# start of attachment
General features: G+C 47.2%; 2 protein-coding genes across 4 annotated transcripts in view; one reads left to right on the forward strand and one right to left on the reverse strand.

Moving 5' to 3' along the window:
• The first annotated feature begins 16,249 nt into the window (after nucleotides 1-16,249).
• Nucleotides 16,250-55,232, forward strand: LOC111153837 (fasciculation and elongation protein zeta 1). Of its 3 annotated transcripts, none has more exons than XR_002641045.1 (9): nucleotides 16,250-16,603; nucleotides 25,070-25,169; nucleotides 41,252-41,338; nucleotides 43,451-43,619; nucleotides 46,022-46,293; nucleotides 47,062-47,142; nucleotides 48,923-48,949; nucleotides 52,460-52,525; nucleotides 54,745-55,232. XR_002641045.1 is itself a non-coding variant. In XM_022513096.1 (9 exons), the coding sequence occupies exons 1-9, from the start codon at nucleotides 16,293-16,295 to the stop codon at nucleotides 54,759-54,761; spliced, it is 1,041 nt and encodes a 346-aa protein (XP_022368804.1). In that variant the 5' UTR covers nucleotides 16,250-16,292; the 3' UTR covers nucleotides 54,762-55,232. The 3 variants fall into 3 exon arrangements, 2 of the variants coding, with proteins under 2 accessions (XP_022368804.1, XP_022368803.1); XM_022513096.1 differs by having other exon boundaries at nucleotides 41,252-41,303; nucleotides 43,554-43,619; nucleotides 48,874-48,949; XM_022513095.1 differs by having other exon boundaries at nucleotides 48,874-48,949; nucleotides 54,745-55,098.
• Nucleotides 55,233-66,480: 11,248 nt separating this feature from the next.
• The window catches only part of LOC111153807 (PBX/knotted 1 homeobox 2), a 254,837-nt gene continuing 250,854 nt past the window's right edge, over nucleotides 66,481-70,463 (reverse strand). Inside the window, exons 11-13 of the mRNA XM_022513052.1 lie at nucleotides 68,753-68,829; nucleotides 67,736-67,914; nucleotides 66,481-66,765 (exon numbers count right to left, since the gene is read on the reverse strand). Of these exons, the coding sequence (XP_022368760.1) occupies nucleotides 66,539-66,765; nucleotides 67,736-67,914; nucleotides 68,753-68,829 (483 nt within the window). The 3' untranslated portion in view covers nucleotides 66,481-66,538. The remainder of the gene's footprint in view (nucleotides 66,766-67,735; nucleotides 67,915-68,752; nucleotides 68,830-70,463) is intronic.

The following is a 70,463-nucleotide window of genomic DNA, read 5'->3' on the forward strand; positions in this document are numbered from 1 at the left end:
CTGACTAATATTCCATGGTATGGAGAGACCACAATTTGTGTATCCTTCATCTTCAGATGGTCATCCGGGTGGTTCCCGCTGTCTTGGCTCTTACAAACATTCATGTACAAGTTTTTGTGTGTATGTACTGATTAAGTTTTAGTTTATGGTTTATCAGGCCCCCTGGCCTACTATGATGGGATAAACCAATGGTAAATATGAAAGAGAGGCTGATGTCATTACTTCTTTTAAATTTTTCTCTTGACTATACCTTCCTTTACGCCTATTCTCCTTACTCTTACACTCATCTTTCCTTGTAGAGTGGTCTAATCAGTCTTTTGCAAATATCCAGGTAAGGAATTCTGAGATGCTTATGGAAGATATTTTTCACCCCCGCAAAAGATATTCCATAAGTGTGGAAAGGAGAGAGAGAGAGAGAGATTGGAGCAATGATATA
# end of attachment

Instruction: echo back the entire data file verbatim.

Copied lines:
General features: G+C 47.2%; 2 protein-coding genes across 4 annotated transcripts in view; one reads left to right on the forward strand and one right to left on the reverse strand.

Moving 5' to 3' along the window:
• The first annotated feature begins 16,249 nt into the window (after nucleotides 1-16,249).
• Nucleotides 16,250-55,232, forward strand: LOC111153837 (fasciculation and elongation protein zeta 1). Of its 3 annotated transcripts, none has more exons than XR_002641045.1 (9): nucleotides 16,250-16,603; nucleotides 25,070-25,169; nucleotides 41,252-41,338; nucleotides 43,451-43,619; nucleotides 46,022-46,293; nucleotides 47,062-47,142; nucleotides 48,923-48,949; nucleotides 52,460-52,525; nucleotides 54,745-55,232. XR_002641045.1 is itself a non-coding variant. In XM_022513096.1 (9 exons), the coding sequence occupies exons 1-9, from the start codon at nucleotides 16,293-16,295 to the stop codon at nucleotides 54,759-54,761; spliced, it is 1,041 nt and encodes a 346-aa protein (XP_022368804.1). In that variant the 5' UTR covers nucleotides 16,250-16,292; the 3' UTR covers nucleotides 54,762-55,232. The 3 variants fall into 3 exon arrangements, 2 of the variants coding, with proteins under 2 accessions (XP_022368804.1, XP_022368803.1); XM_022513096.1 differs by having other exon boundaries at nucleotides 41,252-41,303; nucleotides 43,554-43,619; nucleotides 48,874-48,949; XM_022513095.1 differs by having other exon boundaries at nucleotides 48,874-48,949; nucleotides 54,745-55,098.
• Nucleotides 55,233-66,480: 11,248 nt separating this feature from the next.
• The window catches only part of LOC111153807 (PBX/knotted 1 homeobox 2), a 254,837-nt gene continuing 250,854 nt past the window's right edge, over nucleotides 66,481-70,463 (reverse strand). Inside the window, exons 11-13 of the mRNA XM_022513052.1 lie at nucleotides 68,753-68,829; nucleotides 67,736-67,914; nucleotides 66,481-66,765 (exon numbers count right to left, since the gene is read on the reverse strand). Of these exons, the coding sequence (XP_022368760.1) occupies nucleotides 66,539-66,765; nucleotides 67,736-67,914; nucleotides 68,753-68,829 (483 nt within the window). The 3' untranslated portion in view covers nucleotides 66,481-66,538. The remainder of the gene's footprint in view (nucleotides 66,766-67,735; nucleotides 67,915-68,752; nucleotides 68,830-70,463) is intronic.

The following is a 70,463-nucleotide window of genomic DNA, read 5'->3' on the forward strand; positions in this document are numbered from 1 at the left end:
CTGACTAATATTCCATGGTATGGAGAGACCACAATTTGTGTATCCTTCATCTTCAGATGGTCATCCGGGTGGTTCCCGCTGTCTTGGCTCTTACAAACATTCATGTACAAGTTTTTGTGTGTATGTACTGATTAAGTTTTAGTTTATGGTTTATCAGGCCCCCTGGCCTACTATGATGGGATAAACCAATGGTAAATATGAAAGAGAGGCTGATGTCATTACTTCTTTTAAATTTTTCTCTTGACTATACCTTCCTTTACGCCTATTCTCCTTACTCTTACACTCATCTTTCCTTGTAGAGTGGTCTAATCAGTCTTTTGCAAATATCCAGGTAAGGAATTCTGAGATGCTTATGGAAGATATTTTTCACCCCCGCAAAAGATATTCCATAAGTGTGGAAAGGAGAGAGAGAGAGAGAGATTGGAGCAATGATATA